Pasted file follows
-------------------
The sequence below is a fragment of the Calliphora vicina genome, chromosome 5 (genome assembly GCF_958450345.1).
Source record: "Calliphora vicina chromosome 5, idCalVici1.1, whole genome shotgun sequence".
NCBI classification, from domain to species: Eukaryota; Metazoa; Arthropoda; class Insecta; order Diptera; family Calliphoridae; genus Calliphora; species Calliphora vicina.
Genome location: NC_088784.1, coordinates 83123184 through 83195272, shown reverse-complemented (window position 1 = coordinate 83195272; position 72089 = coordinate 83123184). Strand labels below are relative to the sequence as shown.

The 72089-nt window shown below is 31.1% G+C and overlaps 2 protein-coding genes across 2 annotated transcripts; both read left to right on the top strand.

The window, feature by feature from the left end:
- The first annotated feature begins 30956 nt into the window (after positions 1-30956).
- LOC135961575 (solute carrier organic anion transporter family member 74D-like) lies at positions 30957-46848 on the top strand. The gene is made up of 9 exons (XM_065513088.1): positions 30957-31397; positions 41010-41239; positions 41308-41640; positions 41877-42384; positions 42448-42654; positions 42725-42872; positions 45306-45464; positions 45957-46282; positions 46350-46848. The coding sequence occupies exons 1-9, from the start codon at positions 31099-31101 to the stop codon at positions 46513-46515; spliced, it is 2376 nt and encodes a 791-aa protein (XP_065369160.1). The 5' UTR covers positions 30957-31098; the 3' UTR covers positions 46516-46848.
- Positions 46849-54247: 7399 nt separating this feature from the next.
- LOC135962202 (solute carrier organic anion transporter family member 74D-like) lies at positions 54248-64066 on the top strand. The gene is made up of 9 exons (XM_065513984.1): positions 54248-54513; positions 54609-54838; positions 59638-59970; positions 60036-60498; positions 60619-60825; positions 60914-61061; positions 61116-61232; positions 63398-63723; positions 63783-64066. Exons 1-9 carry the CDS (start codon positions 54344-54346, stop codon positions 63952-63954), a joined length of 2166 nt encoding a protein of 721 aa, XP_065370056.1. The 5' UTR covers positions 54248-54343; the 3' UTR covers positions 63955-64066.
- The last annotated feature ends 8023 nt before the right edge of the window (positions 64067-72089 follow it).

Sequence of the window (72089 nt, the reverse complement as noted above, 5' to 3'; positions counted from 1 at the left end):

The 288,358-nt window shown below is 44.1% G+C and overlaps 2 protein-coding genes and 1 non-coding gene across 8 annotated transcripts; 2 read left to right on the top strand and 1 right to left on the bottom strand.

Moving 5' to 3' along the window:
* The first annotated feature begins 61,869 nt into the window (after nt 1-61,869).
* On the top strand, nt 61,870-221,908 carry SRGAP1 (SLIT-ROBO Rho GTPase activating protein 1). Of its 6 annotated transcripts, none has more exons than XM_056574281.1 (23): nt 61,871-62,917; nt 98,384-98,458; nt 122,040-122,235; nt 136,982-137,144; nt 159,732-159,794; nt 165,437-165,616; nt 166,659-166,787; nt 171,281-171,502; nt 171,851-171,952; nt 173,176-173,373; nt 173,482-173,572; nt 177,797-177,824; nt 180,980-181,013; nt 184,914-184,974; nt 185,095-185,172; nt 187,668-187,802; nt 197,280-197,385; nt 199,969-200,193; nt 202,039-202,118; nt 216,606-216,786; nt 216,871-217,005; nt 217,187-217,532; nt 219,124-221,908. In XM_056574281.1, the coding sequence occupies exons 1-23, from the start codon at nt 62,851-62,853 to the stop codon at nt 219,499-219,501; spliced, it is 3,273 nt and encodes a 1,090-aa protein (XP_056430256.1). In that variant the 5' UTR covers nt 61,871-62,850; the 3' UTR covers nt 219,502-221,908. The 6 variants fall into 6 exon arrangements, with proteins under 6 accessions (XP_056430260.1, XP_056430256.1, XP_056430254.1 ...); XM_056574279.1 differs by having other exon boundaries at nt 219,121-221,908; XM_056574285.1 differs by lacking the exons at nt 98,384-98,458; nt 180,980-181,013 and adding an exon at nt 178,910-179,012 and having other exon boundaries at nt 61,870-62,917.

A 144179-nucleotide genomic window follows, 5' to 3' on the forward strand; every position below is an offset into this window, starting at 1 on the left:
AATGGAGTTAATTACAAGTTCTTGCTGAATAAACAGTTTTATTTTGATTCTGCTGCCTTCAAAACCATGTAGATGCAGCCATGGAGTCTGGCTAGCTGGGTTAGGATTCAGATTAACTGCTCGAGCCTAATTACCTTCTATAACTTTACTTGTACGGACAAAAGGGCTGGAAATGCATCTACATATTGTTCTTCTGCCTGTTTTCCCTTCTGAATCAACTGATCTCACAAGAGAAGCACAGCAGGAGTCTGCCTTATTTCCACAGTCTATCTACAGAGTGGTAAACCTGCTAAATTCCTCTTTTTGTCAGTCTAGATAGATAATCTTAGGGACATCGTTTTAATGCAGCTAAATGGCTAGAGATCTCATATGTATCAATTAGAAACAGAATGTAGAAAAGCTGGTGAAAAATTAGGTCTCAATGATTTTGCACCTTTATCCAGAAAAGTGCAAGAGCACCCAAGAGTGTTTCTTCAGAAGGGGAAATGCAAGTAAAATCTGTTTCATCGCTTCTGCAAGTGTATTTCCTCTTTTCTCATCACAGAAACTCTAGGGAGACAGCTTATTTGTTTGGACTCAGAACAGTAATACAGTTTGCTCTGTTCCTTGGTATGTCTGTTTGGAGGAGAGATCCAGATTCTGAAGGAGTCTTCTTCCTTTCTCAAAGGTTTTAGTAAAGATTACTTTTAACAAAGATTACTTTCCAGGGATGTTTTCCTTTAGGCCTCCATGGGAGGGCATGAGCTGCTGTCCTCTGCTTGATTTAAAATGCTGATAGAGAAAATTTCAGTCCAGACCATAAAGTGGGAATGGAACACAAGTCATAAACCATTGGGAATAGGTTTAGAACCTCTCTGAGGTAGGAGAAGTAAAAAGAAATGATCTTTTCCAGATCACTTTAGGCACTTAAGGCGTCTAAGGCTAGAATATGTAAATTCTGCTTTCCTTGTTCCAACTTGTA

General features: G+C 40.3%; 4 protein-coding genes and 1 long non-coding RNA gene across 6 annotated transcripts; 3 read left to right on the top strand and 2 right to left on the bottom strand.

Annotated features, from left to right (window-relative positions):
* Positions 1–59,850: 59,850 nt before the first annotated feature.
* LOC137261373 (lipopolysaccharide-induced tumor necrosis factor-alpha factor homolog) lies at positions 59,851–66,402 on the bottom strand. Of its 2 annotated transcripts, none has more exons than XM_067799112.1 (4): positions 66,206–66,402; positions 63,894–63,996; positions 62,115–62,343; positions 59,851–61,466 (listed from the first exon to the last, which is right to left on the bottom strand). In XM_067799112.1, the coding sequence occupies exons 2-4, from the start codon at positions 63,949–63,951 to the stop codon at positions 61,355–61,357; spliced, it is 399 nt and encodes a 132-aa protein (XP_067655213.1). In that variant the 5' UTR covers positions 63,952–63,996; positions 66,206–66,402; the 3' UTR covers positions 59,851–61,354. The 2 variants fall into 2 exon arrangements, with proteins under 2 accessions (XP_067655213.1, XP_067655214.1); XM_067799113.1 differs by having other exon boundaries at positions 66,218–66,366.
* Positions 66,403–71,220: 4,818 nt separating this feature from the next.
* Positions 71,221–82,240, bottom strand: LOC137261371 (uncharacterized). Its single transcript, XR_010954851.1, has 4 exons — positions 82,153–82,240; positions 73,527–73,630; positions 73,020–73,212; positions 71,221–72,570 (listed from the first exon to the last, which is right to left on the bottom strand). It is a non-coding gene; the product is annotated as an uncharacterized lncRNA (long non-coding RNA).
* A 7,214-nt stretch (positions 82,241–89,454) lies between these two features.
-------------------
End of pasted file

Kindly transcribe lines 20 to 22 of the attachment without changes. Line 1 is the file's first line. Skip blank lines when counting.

Annotated features, from left to right (window-relative positions):
* Positions 1–59,850: 59,850 nt before the first annotated feature.
* LOC137261373 (lipopolysaccharide-induced tumor necrosis factor-alpha factor homolog) lies at positions 59,851–66,402 on the bottom strand. Of its 2 annotated transcripts, none has more exons than XM_067799112.1 (4): positions 66,206–66,402; positions 63,894–63,996; positions 62,115–62,343; positions 59,851–61,466 (listed from the first exon to the last, which is right to left on the bottom strand). In XM_067799112.1, the coding sequence occupies exons 2-4, from the start codon at positions 63,949–63,951 to the stop codon at positions 61,355–61,357; spliced, it is 399 nt and encodes a 132-aa protein (XP_067655213.1). In that variant the 5' UTR covers positions 63,952–63,996; positions 66,206–66,402; the 3' UTR covers positions 59,851–61,354. The 2 variants fall into 2 exon arrangements, with proteins under 2 accessions (XP_067655213.1, XP_067655214.1); XM_067799113.1 differs by having other exon boundaries at positions 66,218–66,366.